Changes in networking are likely to occur as safety systems are linked together to further reduce accidents and pave the way for autonomous driving. Many developers feel that the bandwidth of CAN (Controller Area Network) systems won’t meet emerging demands, so they’re moving toward Ethernet and FlexRay.
CAN remains efficient for standalone safety systems in current vehicles. While its role will remain in other areas, usage is expected to wane as the industry moves to connected safety systems that work together to provide a comprehensive view of the area surrounding the vehicle.
“Safety systems have generally been quite independent systems, with little networking between the sensors,” said Andy Whydell, Product Planning Manager at TRW Electronics. “One of the keys moving forward for autonomous driving is to network the systems so you can build a picture of the environment around the vehicle, showing anything in the full 360°.”
There’s no consensus on whether FlexRay or Ethernet will become a predominant architecture. Ethernet offers lower costs and ease of use, but FlexRay offers determinism, which can be important in safety.
“A distributed control system will be needed, and it will incorporate the use of time-triggered protocols such as FlexRay,” said Brian Daugherty, Visteon’s Associate Director of Advanced Development and Intellectual Property.
FlexRay was designed for automotive applications, so it’s seeing use in some vehicles now in or nearing production. But it hasn’t been able to build momentum over the past several years, leading many companies to explore Ethernet.
“We’re launching a new vehicle platform, and FlexRay will be part of that,” said Erik Coelingh, Senior Technical Leader at Volvo Car Corp. “Ethernet is a topic we discuss; it’s clearly attractive.”
One of FlexRay’s biggest obstacles is its cost, especially when compared to Ethernet technology. FlexRay’s volumes are still minimal, keeping device prices high, and its complexity drives up development costs.
“FlexRay remains a valid bus, but it seems to have a limited future,” said Davide Santo, Safety and Chassis Segment Manager at Freescale Semiconductors. “One problem is that it’s over-engineered.”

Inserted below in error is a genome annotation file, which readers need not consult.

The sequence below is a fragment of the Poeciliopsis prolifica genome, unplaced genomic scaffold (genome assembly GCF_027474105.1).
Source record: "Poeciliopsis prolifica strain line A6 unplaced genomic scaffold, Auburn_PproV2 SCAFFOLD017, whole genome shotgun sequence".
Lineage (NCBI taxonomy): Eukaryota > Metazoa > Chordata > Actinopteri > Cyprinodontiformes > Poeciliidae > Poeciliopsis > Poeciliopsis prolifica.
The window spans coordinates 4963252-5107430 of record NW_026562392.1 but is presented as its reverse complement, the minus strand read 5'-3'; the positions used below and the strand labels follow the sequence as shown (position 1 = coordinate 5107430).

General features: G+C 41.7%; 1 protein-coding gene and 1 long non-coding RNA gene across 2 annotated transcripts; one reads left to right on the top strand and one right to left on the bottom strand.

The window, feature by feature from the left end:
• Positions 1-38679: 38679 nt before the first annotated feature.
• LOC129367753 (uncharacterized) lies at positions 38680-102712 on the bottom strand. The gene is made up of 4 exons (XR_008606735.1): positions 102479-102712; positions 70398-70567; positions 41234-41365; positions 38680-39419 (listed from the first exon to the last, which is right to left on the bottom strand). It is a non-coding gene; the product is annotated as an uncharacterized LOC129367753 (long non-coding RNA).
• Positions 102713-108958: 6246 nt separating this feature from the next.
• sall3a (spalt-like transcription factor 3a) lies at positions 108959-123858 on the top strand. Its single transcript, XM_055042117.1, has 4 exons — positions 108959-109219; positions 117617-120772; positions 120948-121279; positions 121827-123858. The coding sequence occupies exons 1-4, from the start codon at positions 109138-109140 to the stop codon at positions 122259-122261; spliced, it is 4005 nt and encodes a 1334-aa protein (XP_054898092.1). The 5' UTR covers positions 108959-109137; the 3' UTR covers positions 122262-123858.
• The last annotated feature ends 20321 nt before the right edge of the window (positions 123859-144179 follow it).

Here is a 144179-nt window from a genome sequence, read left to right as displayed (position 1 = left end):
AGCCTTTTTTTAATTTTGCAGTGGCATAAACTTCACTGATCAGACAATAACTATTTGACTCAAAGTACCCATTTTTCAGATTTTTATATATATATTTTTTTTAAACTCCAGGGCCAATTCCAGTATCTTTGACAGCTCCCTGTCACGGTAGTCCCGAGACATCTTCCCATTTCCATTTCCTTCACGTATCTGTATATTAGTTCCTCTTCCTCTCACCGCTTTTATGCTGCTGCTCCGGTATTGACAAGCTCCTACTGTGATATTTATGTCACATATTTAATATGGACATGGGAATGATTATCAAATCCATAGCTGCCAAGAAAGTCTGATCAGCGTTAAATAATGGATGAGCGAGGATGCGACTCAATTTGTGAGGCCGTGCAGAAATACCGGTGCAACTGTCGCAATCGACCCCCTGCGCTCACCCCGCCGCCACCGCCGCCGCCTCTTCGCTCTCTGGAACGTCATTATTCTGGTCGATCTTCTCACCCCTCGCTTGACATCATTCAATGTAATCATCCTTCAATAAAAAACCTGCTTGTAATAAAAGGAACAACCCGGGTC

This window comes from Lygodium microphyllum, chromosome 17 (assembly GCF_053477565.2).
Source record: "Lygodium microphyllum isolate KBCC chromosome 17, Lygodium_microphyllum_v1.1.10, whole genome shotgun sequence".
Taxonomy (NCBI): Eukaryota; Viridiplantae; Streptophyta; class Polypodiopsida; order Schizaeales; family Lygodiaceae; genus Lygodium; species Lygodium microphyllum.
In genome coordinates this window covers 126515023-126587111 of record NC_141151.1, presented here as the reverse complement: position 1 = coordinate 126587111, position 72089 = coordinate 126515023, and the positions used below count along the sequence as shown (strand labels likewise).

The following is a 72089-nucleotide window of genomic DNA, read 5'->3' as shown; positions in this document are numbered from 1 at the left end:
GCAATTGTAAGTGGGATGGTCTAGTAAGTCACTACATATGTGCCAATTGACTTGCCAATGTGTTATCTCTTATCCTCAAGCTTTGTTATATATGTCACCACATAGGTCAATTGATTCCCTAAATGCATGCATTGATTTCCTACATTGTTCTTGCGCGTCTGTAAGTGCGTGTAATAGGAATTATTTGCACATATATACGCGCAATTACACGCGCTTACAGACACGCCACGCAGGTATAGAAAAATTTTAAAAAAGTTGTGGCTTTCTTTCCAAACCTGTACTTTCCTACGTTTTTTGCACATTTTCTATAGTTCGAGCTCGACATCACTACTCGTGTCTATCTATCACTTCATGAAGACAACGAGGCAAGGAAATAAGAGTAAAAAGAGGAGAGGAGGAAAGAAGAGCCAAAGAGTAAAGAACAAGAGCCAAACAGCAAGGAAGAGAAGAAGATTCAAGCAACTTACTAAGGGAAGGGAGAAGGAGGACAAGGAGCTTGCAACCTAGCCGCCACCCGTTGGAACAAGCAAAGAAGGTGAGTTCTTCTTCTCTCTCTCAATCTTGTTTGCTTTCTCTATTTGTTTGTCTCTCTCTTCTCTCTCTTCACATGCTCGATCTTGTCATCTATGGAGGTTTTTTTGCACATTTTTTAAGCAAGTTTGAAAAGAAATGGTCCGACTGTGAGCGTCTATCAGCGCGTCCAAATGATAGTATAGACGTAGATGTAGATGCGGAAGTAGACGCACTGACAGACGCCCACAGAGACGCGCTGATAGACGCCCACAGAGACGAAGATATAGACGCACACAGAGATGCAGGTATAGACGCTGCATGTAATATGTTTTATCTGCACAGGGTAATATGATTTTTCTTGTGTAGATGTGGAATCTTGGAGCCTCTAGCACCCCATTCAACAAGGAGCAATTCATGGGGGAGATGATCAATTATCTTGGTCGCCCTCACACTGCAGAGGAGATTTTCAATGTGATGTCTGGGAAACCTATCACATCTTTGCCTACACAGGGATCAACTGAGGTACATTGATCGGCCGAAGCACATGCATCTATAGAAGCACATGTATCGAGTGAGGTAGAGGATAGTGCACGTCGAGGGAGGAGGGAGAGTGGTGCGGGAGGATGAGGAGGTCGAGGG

Though Ethernet’s still a rarity on production vehicles, vendors throughout the supply chain are doing a lot of development work with Ethernet. Tier 1s are gearing up for more demanding 360-degree sensors.
“The majority of sensors today have high-speed CAN or FlexRay,” said Kay Stepper, Regional Business Manager for Automated Driving at Robert Bosch Chassis Systems Control division. “Our next-generation sensors have Ethernet built in, at least as an option. Ethernet has bandwidth that high-speed CAN can’t provide, which is especially important when you’re talking about sensor fusion where vast amounts of data must be communicated.”
A number of auto industry vendors formed the OPEN Alliance, which promotes One-Pair Ether-Net, based on Broadcom’s BroadR-Reach technology. Another automotive group, the AVnu Alliance set up AVnu Automotive AVB Gen2 Council to promote the use of Ethernet Audio Video Bridging technology. Chipmakers involved in these groups say Ethernet has some great advantages, augmented by a couple groups that focus on automotive applications.
“Ethernet is scalable to Gbits/second,” Santo said. “With AVB, you can sync nodes and do point-to-point with gateways.”
Ethernet AVB is well suited to cameras, which are key sensors for safety systems. The network can also play a role in interiors, handling the range of infotainment options. STMicroeletronics is bullish on Ethernet’s potential.
“Most likely Ethernet will be used for infotainment and cameras,” said Raffaele Penazzi, New Product Initiative Manager, Automotive, at STMicroelectronics. “Ethernet MAC (Media Access Control) is going to be integrated in the majority of ST processors.”